Bopping with Niall JP O'Leary

Niall O'Leary insists on sharing his hare-brained notions and hysterical emotions. Personal obsessions with cinema, literature, food and alcohol feature regularly.

Thursday, April 26, 2007

Crying Fowle!

But I did get to Dublin eventually. Back nearly two weeks now, I had an initial burst of energy, getting out of bed early and sorting out insurance claims etc.. This enthusiasm, however, has started to flag. Nothing has changed. Unlike Thailand, this is same same, no different. Even the few conversations I have had with my work mates reveal a DCU with all the familiar virtues and flaws.

Last Sunday I joined Justin, Jules and Killian for a night out on the town. I found out that even I had not changed, enthusiastically chatting up Bulgarian students and passers by on the street, acting as relatively sober adjudicator in fast food altercations, and picking Justin up off the ground. Same same, no different.

Yesterday I took out my machete and cut through the final two hundred pages of John Fowles' 'The Magus'. It frustrated me. Thoroughly infuriating. Not since reading Guy Endore's 'The Werewolf of Paris' (a book which profoundly depressed me), has a piece of fiction altered me mood so dramatically. I felt ready to burn the novel after I was finished. In some ways it reminds me of Matheson's '7 Steps to Midnight', but is infinitely better written and with loftier aims. As I said before, Fowles can write. He has a skill that surpasses most contemporary writers. However, skill is one thing, intention another. I can accept that fiction can have an educational purpose (witness "1984"), but the more I read the more I find moralising by an author intolerable. That was one of my main gripes about the work of Salinger, and, for all that Fowles is a far superior craftsman, it certainly pertains to this novel as well. The lead character, Nicholas Urfe, is painted deliberately as an unsympathetic reprobate, and for most of the novel I sympathesised with those critics who regarded the novel as cold. Urfe is not someone you can easily identify with. Nevertheless, he is recognisably human, unlike his adversaries. To ascribe moral superiority to the forces that torment him is a celebration of sadism and an insult to the reader. To hold Urfe's new self up as an example of chastened maturity, as Fowles evidently intends, to accept his attitude to the other characters of the book as the right approach to take, is a demonstration of authorial smugness I find detestable. I feel that if I ever meet Mr Fowles I will deal him a slap not unlike the one Nicholas deals to Alison, and for pretty similar reasons. I can love his talent, who he is, but despise his intention, what he does with it. I could go on and on about this book, but what few people read this blog, have no doubt precious little interest in my literary opinions, so I'll stop here. Nevertheless, for anyone with eyes, it will be apparent that for a novel to have such a strong effect - negative or positive - it must be a special work, and 'The Magus' is. I tip my hat, however begrudgingly, to you, Mr Fowles.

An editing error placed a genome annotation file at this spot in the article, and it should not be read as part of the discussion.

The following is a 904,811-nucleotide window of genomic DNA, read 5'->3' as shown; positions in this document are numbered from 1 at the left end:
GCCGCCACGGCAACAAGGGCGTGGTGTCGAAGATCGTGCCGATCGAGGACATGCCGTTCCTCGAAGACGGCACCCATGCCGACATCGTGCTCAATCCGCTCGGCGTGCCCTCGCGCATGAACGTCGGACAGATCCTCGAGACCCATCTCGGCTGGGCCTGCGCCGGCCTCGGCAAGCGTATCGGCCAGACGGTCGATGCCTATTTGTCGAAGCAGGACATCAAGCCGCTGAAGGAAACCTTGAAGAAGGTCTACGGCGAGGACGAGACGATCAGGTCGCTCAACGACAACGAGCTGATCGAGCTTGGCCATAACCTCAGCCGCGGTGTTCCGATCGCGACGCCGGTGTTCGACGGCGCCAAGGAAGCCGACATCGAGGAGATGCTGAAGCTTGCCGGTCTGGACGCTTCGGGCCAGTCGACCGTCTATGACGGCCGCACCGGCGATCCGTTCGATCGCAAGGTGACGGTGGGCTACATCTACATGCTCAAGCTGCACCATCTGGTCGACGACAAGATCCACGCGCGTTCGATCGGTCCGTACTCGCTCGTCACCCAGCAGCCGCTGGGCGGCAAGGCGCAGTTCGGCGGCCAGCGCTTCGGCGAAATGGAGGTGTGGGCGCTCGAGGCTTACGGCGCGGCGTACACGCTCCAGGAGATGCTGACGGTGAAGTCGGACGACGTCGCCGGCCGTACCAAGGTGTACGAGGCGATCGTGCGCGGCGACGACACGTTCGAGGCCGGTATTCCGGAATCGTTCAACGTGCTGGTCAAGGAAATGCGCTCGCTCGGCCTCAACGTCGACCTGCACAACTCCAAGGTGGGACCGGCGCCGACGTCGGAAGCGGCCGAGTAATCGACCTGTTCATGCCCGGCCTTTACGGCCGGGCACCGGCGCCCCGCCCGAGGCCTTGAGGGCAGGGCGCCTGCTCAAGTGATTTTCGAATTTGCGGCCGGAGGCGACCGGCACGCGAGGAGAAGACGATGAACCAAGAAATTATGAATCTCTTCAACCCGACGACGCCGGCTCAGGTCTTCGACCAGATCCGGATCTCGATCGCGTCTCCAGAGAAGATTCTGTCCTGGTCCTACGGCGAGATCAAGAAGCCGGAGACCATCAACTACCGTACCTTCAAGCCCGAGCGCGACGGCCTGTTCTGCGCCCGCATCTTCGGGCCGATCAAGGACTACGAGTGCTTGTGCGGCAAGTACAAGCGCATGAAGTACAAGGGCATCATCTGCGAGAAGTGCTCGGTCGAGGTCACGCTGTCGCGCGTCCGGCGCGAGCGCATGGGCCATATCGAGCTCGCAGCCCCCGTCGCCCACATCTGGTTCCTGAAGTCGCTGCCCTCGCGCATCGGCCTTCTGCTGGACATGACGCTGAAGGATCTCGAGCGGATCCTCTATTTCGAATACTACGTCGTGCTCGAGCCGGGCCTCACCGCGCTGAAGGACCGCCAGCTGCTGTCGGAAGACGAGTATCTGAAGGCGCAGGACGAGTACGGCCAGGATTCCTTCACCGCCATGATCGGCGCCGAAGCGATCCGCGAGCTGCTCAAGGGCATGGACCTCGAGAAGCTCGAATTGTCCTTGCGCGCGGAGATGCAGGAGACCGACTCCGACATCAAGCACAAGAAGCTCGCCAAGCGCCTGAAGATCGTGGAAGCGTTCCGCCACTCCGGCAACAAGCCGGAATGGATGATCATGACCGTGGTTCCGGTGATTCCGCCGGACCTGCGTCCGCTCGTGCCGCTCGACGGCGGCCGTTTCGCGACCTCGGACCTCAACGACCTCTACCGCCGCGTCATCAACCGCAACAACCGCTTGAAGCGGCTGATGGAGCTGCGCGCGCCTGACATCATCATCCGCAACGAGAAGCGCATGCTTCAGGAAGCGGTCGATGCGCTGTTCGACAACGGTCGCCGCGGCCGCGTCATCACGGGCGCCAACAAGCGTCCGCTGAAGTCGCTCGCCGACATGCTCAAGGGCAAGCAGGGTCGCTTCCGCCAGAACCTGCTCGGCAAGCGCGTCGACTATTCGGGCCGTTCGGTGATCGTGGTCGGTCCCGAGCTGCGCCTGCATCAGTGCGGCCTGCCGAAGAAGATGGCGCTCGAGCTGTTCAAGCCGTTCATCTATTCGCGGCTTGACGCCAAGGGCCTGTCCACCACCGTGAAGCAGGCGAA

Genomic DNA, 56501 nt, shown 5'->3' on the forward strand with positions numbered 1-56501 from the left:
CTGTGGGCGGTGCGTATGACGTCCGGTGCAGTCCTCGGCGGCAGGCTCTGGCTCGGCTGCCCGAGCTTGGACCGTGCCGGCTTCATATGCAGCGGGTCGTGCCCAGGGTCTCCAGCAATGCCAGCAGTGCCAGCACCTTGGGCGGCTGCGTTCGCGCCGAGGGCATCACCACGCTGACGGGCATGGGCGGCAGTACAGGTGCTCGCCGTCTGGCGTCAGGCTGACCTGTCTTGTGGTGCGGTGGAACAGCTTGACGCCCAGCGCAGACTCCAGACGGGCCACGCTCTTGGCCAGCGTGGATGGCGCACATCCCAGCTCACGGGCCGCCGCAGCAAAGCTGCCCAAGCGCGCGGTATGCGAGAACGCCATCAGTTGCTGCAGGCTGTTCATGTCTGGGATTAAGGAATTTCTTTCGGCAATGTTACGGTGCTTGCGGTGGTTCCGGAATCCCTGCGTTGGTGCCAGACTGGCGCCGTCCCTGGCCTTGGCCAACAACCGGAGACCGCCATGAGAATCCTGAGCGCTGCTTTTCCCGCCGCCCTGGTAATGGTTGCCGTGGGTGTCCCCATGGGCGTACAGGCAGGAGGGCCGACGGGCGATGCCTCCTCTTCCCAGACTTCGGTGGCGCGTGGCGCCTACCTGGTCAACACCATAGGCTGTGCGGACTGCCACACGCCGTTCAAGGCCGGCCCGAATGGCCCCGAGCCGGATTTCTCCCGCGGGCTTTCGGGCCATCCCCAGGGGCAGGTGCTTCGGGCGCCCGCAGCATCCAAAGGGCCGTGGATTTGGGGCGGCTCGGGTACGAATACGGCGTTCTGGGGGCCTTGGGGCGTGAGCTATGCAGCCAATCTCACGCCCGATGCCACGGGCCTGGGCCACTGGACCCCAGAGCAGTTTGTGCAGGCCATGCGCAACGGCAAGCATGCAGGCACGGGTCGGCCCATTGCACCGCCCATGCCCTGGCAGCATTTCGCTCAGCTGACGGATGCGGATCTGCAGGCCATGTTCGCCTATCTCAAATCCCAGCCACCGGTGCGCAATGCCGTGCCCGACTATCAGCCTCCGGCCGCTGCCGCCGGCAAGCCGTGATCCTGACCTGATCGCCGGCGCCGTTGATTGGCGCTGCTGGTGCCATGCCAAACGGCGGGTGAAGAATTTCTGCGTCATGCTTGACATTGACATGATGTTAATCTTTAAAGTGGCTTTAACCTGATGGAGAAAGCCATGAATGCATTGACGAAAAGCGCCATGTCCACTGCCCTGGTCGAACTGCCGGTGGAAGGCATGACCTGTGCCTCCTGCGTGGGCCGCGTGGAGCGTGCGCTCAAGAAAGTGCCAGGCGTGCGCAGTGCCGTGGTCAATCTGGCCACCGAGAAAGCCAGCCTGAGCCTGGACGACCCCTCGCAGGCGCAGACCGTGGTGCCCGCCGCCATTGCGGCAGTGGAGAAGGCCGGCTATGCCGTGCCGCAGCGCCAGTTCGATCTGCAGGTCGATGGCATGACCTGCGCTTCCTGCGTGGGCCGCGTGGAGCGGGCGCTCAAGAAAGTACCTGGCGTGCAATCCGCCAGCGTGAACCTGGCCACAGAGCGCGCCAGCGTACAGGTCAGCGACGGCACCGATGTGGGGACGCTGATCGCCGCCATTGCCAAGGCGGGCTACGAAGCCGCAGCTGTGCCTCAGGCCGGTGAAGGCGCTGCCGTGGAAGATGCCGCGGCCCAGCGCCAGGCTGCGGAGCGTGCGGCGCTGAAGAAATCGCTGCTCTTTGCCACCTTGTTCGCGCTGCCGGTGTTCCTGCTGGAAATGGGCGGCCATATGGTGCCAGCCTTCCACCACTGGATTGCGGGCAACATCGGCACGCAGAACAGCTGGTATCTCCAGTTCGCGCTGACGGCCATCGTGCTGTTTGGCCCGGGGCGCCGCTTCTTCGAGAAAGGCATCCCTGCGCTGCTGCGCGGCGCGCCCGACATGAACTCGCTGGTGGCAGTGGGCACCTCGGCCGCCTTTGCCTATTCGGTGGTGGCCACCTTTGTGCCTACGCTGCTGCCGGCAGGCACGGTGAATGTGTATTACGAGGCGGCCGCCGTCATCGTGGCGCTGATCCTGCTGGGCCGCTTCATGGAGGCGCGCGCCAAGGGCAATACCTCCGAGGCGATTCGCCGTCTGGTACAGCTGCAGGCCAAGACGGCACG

It was something of a relief to leave the heady heights of Fowles' sermonising and take up Dick's 'The Penultimate Truth'. This is Philip K. Dick from around the time he wrote 'The Man in the High Castle'. The style is simple and clear, the plot full of the invention that characterises Dick at his best. Fresh air.

On the media and culture front, I have also taken to watching 'South Park' on the bus, via my new gadget from Hong Kong. There is an episode where Cartman fools Butters into believing the world has been devastated by an asteroid in order to make him hide out in a bomb shelter for a week. This so that Cartman can take Butters' place with Kyle et al. in going to a Mexican theme restaurant called Castle Bonita. I don't think I have seen such a clever use of B-movie cliches in a parody before. It even managed to give Cartman dimensions we have seen again and again in noir villains, but which still managed to resonate in a new way. Cartman speeding around Castle Bonita while the cops closed in was an unforgettable finale, worthy of a James Cagney or John Garfield. See what I am reduced to.

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At 3:09 pm, Anonymous Anonymous said...

I value your literary insights, for what it's worth. Phil.


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